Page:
Apr 4, 2011, 10:24 PM
Post #1 of 19
Last year, I had 4 ear infections in 9 months. They were all subsequent to airplane rides and rapid changes in altitude. Once I found a doctor who would refer me to an ENT, I quickly got an ear tube. It has been blissful to make several loads in a weekend and not have a single pop, twinge, or lingering ache.
However, the tube is supposed to fall out within 6 months to a year. Near as I can tell, there's still a hole in my ear drum (ears don't pop on the way to altitude). The ENT said that I could end up having a second surgery to put in another tube. I could also be one of the lucky ones that sees permanent results from the first surgery. He happily noted that he's never seen a skydiver before so the entire procedure would be a neat experiment.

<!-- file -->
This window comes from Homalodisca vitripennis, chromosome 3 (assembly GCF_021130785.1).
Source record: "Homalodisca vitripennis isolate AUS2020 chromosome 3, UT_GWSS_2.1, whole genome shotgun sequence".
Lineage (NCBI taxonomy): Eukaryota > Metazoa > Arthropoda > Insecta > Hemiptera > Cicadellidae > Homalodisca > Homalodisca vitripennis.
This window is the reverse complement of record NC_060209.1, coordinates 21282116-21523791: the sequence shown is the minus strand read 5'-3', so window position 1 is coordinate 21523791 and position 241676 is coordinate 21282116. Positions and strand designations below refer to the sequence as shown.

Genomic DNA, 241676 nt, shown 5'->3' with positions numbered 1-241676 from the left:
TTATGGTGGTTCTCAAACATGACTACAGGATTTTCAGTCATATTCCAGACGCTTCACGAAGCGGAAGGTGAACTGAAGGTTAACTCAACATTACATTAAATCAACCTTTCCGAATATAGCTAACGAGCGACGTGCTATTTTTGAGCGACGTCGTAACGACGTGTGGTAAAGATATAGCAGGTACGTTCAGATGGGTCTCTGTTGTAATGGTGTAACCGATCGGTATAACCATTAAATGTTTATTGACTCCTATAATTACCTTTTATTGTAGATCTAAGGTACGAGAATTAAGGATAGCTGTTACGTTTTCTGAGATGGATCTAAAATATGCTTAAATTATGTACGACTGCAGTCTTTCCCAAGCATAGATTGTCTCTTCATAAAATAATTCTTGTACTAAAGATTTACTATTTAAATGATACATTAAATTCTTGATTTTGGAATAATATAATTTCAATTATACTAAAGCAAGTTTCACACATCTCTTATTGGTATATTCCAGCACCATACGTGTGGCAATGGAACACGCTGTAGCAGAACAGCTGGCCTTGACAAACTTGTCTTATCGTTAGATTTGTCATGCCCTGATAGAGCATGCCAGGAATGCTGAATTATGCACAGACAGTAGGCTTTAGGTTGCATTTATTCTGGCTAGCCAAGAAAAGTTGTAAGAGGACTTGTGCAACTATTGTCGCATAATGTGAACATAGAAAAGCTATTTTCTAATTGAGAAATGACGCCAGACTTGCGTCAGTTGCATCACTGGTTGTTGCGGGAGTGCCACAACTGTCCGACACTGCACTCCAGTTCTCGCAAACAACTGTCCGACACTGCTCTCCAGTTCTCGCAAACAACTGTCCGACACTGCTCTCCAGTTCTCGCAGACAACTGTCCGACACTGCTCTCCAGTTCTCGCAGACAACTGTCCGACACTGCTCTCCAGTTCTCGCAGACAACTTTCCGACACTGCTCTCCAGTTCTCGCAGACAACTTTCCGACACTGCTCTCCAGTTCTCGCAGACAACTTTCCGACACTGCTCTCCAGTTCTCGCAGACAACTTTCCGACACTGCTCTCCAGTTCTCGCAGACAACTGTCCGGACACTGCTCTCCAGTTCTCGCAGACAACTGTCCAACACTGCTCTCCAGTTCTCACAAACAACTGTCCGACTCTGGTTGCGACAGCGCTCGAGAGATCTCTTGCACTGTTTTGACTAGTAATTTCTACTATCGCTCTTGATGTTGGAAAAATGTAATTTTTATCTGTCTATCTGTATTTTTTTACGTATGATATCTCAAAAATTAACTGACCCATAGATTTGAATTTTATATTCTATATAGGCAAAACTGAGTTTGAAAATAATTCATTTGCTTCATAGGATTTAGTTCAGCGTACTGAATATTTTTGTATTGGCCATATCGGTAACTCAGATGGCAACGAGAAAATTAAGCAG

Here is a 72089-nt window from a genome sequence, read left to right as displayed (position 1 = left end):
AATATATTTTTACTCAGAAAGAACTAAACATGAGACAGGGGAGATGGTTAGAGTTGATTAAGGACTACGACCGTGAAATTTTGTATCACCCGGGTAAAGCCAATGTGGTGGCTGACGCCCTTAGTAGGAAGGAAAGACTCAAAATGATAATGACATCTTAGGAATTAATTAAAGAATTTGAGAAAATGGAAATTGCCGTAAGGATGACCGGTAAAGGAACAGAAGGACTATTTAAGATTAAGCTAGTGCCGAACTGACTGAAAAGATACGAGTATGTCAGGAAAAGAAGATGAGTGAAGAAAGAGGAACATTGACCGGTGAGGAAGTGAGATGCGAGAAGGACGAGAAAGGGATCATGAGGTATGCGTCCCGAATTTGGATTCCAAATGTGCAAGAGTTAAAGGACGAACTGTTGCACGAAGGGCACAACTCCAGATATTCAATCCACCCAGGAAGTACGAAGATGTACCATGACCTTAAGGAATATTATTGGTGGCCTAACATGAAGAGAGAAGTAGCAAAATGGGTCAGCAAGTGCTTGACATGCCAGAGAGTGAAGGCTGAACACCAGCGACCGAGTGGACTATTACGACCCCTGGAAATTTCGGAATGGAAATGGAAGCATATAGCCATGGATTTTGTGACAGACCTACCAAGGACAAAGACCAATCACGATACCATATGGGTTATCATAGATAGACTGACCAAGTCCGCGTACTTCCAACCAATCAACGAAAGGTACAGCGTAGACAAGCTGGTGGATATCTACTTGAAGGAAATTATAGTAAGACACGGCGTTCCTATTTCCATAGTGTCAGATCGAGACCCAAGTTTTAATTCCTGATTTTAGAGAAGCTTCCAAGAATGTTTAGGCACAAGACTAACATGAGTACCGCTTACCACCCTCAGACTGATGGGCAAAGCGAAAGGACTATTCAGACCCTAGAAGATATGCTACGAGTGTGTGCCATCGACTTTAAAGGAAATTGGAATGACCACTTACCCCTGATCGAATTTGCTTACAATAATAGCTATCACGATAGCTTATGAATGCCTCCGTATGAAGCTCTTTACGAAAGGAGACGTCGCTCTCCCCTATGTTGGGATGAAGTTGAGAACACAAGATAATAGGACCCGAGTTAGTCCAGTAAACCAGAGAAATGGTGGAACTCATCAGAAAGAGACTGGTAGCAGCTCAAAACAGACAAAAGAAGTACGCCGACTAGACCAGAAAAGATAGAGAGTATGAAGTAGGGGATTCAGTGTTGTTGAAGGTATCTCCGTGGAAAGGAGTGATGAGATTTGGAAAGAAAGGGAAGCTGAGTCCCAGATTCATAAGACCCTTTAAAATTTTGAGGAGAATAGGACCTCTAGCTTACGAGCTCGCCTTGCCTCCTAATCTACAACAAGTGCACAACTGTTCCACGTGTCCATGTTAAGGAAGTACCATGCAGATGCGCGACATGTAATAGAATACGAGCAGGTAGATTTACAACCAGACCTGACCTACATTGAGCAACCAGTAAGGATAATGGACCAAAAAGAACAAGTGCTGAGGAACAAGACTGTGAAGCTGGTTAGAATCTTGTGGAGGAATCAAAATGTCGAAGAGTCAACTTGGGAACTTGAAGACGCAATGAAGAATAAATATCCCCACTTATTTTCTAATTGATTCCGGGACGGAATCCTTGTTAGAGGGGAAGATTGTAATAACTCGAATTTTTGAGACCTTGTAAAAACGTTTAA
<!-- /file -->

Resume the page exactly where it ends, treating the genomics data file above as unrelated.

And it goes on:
I'm curious if anyone here has ever had an ear tube surgery as an adult and, if so, did you ultimately require a second tube after the first one fell out? Here's hoping I'm not the only person who needed a surgery meant for toddlers.
I've almost no experience w/this area. I do know there are some Patients who end up w/permanent tubes placed in their ears. Other than water precautions, they're fine. Was any underlying cause for the fluid build up found?
I'd be interested in your long term results, since I also have problems with one ear getting fluid after almost every time I jump. It usually limits me to 1 - 3 jumps on any given trip to the dz, and makes jump #'s build very slowly. PITA, for sure! Are you involved much in aquatic sports? I was told that due several of my other hobbies involving water, I was not a good candidate for the tube.